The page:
The Awakening of Master Xu Yun
“…I bled continuously. Waiting for my end, I sat firmly in the meditation hall day and night with increasing zeal. In the pure single-mindedness of my meditation, I forgot all about my body and twenty days later, my illness vanished completely. When the abbot of Cai-shi Jetty came with an offering of garments for the assembly, he was reassured and delighted to see that my appearance was radiant. He then spoke of my fall into the river and all the monks held me in great esteem. I was thus spared the trouble of working in the hall and could continue my meditation.
Henceforth, with all my thoughts brought to an abrupt halt, my practice took effect thoughout day and night. My steps were as swift as if I were flying in the air. One evening after the set meditation period, I opened my eyes and suddenly perceived a great brightness similar to broad daylight wherein everything inside and outside the monastery was discernible to me. Through the wall, I saw the monk in charge of lamps and incense urinating outside, the guest-monk in the latrine, and far away, boats plying on the river with the trees on both its bank – all were clearly seen. It was just the third watch of the night when this happened.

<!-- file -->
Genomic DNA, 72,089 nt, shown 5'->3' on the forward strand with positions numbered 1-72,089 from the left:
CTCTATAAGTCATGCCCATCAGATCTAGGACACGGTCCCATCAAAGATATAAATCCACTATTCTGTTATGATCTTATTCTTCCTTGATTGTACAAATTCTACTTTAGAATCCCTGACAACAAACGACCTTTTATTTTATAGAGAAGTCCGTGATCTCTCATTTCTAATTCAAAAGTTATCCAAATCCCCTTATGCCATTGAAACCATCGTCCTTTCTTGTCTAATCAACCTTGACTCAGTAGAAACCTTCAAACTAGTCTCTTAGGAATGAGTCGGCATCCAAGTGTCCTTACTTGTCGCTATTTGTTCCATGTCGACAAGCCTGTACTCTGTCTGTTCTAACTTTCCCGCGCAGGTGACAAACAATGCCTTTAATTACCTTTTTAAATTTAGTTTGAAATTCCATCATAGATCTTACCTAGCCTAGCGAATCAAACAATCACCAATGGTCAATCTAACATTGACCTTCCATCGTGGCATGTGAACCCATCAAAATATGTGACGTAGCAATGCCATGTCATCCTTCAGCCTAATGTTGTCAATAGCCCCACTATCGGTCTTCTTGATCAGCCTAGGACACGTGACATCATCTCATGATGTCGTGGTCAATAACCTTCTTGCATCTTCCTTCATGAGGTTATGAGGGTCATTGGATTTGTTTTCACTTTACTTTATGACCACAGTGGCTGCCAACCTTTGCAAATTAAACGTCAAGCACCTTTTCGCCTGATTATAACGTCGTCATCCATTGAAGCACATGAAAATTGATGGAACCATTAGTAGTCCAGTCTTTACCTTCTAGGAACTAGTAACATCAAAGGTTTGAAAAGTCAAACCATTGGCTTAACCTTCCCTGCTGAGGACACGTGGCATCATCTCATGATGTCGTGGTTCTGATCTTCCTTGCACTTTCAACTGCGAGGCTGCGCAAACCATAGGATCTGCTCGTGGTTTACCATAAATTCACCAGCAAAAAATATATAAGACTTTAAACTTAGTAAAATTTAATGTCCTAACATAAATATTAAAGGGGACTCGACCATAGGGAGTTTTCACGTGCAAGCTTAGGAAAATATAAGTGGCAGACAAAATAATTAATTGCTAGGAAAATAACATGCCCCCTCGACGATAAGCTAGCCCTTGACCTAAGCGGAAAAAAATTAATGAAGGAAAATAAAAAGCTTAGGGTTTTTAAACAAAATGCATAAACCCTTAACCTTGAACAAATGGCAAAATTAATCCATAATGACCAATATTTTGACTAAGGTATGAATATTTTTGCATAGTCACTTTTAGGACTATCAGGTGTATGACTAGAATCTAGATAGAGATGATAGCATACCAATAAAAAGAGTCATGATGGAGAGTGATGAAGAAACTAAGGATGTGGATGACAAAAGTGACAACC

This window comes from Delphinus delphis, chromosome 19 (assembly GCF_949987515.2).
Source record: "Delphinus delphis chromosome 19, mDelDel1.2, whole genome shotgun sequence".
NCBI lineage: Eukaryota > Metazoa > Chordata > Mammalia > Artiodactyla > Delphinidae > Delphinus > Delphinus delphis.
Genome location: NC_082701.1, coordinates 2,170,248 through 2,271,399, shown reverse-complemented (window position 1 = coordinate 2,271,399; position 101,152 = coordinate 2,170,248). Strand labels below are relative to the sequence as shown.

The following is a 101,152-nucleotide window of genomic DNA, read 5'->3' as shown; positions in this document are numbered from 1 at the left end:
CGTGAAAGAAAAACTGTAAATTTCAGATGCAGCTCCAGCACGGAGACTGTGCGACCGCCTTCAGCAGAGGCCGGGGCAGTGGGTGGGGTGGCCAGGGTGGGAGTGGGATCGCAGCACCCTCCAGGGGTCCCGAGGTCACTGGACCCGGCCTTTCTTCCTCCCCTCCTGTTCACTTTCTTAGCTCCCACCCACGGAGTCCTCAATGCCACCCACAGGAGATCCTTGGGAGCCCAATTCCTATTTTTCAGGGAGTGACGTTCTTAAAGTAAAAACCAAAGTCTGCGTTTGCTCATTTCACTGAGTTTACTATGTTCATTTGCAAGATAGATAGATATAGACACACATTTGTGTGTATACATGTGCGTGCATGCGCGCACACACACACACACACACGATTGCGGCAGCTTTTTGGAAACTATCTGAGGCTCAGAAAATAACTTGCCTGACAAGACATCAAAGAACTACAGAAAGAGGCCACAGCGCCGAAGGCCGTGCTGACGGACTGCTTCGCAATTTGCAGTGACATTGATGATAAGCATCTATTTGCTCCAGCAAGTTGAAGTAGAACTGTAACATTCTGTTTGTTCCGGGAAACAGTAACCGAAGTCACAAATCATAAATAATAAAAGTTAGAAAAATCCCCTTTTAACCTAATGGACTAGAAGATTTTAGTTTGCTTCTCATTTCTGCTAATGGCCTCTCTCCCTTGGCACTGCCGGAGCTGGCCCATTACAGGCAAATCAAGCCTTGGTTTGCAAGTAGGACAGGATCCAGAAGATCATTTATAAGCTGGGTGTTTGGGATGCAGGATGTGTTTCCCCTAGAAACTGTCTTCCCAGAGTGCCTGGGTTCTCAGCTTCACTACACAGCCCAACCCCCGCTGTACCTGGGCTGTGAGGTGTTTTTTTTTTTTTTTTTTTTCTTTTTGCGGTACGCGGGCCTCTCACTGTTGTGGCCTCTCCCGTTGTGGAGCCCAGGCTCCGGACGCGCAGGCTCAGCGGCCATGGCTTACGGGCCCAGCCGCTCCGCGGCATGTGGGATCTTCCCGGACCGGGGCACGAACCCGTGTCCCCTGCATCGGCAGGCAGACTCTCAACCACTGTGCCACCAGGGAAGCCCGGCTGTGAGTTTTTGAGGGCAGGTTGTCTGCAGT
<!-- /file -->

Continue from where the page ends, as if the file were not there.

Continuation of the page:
The next morning, I asked the incense-monk and guest-monk about this and both confirmed what I had seen the previous night. Knowing that this experience was only a temporary state I had attained, I did noy pay undue regard to its strangeness.
In the twelfth month during the third night of the eighth week set for training, an attendant came to fill our cups with tea after the meditation session ended. The boiling liquid accidentally splashed over my hand and I dropped the cup which fell to the ground and shattered with a loud report ; instantaneously, I cut off my last doubt about the Mind-root and rejoiced at the realisation of my cherished aim.
Empty Cloud – The autobiography of the Chinese Zen Master XU YUN
Extrait d’enseignement :
« Dans notre école, l’enseignement consiste en la vision directe de notre essence propre, que les mots et les phrases ne peuvent exprimer. […] Cependant, à cause de notre nature inférieure, les anciens maîtres furent obliger d’user d’artifices pour instruire leurs disciples et leur donnèrent à méditer des phrases particulières appelées hua tou. Et comme les adeptes de la Terre Pure qui récitaient le nom de bouddha était nombreux, ils leur donnèrent à méditer le hua tou suivant : « Qui récite le nom du Bouddha ? » […] Dans notre investigation du hua tou, le mot « qui » doit être soigneusement examiné. […] Vous devez vous efforcer de connaître d’où vient ce « qui » et à quoi il ressemble. Notre investigation doit être tournée vers l’intérieur et pour cela elle est aussi nommée l’écoute intérieure de notre nature propre. »
Source : Tsun Yun, le moine aux semelles de vent par Eric Sablé